“Transactional Leadership” November 2021
Leadership style plays a crucial role in the development of an organization. Transactional leadership is of the leadership style that is often used by many companies. Transactional leadership believes that punishment and reward motivate people.
This leadership also assumes that when people agree to do a particular assignment, a part of that agreement is that they give up all authority to their boss. The leader holds control and power over the subordinates. The main goal of the employee is to obey the orders of their managers.
The idea is that when a subordinate takes up a job, he or she agrees to obey their manager totally. The ‘transaction’ is the money or any other award that the company pays to its subordinates for their compliance and effort. The relationship between the subordinate and the leader becomes transactional. In transactional leadership the leader has the right to punish his or her subordinates if their performance is not according to the predetermined standard.
Transactional leadership makes clear that what is required and expected from their subordinates. It also mentions that subordinates will get an award if they follow the orders seriously. Sometimes punishments are not mentioned but they are understood. In the early stages of transactional leadership, subordinate is in the process of negotiating the contract. The contract specifies fixed salary and the benefits that will be given to the subordinate. Rewards are given to subordinates for applied effort. Some organization use incentives to encourage their subordinates for greater productivity. Transactional leadership is a way of increasing the performance of its subordinates by giving them rewards. Transactional leadership is also called as ‘true leadership style as it focuses on short term goals instead of long-term goals.
In Transactional leadership, when the leader assigns work to its subordinates, then it is the responsibility of the subordinate to see that the assigned task is finished on time. If the assigned task is not completed on time or if something, then punishment is given for their failure. But if they accomplish the task in time then the subordinates are given reward for successfully completing the task. Subordinates are also given award and praised for exceeding expectations. A subordinate whose performance is below expectation is punished and some action is taken to increase his or her performance.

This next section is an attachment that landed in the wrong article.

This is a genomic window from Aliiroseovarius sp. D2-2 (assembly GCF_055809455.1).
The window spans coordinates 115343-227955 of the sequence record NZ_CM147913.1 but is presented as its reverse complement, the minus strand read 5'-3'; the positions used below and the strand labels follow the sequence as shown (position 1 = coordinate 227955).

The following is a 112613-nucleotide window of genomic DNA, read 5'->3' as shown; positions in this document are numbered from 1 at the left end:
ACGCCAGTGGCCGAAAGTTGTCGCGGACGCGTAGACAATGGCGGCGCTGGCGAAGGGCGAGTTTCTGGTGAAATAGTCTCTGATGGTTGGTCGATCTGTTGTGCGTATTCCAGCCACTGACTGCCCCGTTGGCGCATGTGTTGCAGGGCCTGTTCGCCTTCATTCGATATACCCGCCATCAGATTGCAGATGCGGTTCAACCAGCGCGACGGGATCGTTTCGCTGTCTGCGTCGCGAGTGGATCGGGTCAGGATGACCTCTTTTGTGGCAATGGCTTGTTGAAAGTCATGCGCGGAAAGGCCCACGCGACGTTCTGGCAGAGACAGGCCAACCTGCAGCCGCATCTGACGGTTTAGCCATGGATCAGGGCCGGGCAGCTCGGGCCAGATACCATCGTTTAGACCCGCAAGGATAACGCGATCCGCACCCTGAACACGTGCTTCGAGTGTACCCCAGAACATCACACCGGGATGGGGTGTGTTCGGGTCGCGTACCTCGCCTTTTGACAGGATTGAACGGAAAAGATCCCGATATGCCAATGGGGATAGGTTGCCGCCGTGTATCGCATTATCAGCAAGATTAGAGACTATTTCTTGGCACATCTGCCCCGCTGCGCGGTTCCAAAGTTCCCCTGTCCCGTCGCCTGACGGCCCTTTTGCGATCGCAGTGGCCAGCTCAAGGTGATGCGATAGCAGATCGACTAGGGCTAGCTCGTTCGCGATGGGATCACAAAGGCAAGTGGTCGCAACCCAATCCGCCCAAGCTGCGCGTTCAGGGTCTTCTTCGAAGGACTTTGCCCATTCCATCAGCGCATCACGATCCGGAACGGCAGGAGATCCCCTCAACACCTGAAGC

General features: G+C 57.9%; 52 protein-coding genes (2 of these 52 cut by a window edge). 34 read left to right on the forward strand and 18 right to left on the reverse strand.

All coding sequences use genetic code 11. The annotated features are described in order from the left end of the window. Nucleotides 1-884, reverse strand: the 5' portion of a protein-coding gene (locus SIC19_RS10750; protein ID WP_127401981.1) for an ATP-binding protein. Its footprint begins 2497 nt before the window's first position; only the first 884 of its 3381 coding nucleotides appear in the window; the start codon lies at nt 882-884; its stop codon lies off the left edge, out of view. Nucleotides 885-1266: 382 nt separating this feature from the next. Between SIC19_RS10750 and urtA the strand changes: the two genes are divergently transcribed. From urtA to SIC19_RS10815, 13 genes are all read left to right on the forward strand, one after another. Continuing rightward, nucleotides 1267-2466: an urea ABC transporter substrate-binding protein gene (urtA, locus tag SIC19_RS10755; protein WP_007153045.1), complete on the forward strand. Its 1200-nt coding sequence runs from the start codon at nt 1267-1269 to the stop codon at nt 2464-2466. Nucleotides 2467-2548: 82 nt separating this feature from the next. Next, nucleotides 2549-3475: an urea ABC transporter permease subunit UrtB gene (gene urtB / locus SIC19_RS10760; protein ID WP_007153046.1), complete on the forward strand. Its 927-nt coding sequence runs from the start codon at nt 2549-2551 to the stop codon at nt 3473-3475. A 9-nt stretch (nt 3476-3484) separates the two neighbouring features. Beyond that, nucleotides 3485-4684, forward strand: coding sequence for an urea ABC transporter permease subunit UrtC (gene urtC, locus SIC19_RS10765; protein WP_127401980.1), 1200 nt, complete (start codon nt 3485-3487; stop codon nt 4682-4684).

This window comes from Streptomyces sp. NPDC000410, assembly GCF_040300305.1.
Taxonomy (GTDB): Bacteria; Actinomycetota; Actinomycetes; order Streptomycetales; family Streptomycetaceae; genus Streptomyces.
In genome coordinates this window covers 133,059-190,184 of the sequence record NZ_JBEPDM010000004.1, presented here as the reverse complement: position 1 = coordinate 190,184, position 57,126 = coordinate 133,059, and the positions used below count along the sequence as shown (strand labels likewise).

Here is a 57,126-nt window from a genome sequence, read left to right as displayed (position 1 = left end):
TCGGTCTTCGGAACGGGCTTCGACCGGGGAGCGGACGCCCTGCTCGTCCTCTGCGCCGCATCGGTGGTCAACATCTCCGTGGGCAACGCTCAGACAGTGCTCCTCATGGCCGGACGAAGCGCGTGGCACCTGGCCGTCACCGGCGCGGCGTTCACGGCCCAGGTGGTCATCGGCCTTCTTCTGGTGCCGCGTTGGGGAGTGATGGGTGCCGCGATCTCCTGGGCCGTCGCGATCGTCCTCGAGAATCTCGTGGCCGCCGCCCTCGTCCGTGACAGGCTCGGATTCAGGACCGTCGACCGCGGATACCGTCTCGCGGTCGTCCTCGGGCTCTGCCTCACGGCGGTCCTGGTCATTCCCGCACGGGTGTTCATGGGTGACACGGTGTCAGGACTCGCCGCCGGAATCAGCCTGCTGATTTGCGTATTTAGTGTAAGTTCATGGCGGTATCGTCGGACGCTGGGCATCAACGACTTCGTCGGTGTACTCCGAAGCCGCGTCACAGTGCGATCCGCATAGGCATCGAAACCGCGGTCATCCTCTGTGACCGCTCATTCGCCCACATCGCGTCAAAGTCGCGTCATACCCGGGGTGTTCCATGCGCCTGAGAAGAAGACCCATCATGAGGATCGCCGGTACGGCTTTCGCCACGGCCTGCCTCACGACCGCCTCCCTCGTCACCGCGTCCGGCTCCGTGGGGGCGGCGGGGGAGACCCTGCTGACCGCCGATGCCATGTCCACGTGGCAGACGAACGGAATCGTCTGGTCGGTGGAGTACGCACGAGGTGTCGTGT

Transactional leadership has more of a ‘telling style’. Transactional leadership is based on the fact that reward or punishment is dependent on the performance. Even though researchers have highlighted its limitations, transactional leadership is still used by many employers. More and more companies are adopting transactional leadership to increase the performance of its employees. This approach is prevalent in real workplace.
The main limitation of this leadership is that it assumes that people are largely motivated by simple rewards. Under transactional leadership, employees can’t do much to improve job satisfaction. Transaction leadership has been ineffective in providing skilled employees to their organization. This style of leadership is least interested in changing the work environment.
Experts do not recommend this approach. Transactional leadership focuses more on management of punishments and rewards. The major downside to transactional leadership is the it leads to employee turn over which is costly as well as low morale.
Build individual talent brings its own rewards. Its up to a leader to foster that talent by being a mentor and helping to guide the process. Letting people fail when you as the leader had the ability to step in make the leader not a leader in every sense of the word.
Successful business build leaders not robots or puppets.